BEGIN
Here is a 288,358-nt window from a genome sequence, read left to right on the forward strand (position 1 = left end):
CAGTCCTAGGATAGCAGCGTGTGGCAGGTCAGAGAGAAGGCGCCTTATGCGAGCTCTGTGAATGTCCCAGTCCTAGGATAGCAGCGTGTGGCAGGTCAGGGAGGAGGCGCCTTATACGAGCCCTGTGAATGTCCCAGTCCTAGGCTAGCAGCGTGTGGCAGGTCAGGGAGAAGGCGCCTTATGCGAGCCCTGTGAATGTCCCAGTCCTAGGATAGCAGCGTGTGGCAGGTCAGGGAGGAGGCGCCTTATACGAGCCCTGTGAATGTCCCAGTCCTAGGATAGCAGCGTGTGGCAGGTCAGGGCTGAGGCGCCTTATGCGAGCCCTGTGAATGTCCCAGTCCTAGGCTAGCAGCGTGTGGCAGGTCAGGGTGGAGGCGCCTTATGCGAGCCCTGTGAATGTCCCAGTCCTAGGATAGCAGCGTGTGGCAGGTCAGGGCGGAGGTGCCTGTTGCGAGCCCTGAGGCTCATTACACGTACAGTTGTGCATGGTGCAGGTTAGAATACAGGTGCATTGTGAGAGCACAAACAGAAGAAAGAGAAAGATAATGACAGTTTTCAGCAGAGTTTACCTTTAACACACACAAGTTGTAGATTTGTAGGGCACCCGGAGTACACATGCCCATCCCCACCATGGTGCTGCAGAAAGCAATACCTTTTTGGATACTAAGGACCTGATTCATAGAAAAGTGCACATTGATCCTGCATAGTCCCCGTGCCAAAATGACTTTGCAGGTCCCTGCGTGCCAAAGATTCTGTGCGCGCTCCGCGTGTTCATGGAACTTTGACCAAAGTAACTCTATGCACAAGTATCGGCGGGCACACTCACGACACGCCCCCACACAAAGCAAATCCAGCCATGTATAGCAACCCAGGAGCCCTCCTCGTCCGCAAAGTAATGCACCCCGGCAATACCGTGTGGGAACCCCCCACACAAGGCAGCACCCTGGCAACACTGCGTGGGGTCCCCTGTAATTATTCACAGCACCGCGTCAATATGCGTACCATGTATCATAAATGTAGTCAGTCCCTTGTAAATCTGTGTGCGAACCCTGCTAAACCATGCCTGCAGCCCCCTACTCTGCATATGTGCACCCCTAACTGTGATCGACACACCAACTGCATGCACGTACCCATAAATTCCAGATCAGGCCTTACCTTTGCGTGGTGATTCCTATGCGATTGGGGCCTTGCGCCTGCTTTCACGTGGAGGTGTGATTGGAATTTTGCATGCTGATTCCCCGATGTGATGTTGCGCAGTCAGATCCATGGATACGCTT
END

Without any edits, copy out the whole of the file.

Here is a 288,358-nt window from a genome sequence, read left to right on the forward strand (position 1 = left end):
CAGTCCTAGGATAGCAGCGTGTGGCAGGTCAGAGAGAAGGCGCCTTATGCGAGCTCTGTGAATGTCCCAGTCCTAGGATAGCAGCGTGTGGCAGGTCAGGGAGGAGGCGCCTTATACGAGCCCTGTGAATGTCCCAGTCCTAGGCTAGCAGCGTGTGGCAGGTCAGGGAGAAGGCGCCTTATGCGAGCCCTGTGAATGTCCCAGTCCTAGGATAGCAGCGTGTGGCAGGTCAGGGAGGAGGCGCCTTATACGAGCCCTGTGAATGTCCCAGTCCTAGGATAGCAGCGTGTGGCAGGTCAGGGCTGAGGCGCCTTATGCGAGCCCTGTGAATGTCCCAGTCCTAGGCTAGCAGCGTGTGGCAGGTCAGGGTGGAGGCGCCTTATGCGAGCCCTGTGAATGTCCCAGTCCTAGGATAGCAGCGTGTGGCAGGTCAGGGCGGAGGTGCCTGTTGCGAGCCCTGAGGCTCATTACACGTACAGTTGTGCATGGTGCAGGTTAGAATACAGGTGCATTGTGAGAGCACAAACAGAAGAAAGAGAAAGATAATGACAGTTTTCAGCAGAGTTTACCTTTAACACACACAAGTTGTAGATTTGTAGGGCACCCGGAGTACACATGCCCATCCCCACCATGGTGCTGCAGAAAGCAATACCTTTTTGGATACTAAGGACCTGATTCATAGAAAAGTGCACATTGATCCTGCATAGTCCCCGTGCCAAAATGACTTTGCAGGTCCCTGCGTGCCAAAGATTCTGTGCGCGCTCCGCGTGTTCATGGAACTTTGACCAAAGTAACTCTATGCACAAGTATCGGCGGGCACACTCACGACACGCCCCCACACAAAGCAAATCCAGCCATGTATAGCAACCCAGGAGCCCTCCTCGTCCGCAAAGTAATGCACCCCGGCAATACCGTGTGGGAACCCCCCACACAAGGCAGCACCCTGGCAACACTGCGTGGGGTCCCCTGTAATTATTCACAGCACCGCGTCAATATGCGTACCATGTATCATAAATGTAGTCAGTCCCTTGTAAATCTGTGTGCGAACCCTGCTAAACCATGCCTGCAGCCCCCTACTCTGCATATGTGCACCCCTAACTGTGATCGACACACCAACTGCATGCACGTACCCATAAATTCCAGATCAGGCCTTACCTTTGCGTGGTGATTCCTATGCGATTGGGGCCTTGCGCCTGCTTTCACGTGGAGGTGTGATTGGAATTTTGCATGCTGATTCCCCGATGTGATGTTGCGCAGTCAGATCCATGGATACGCTT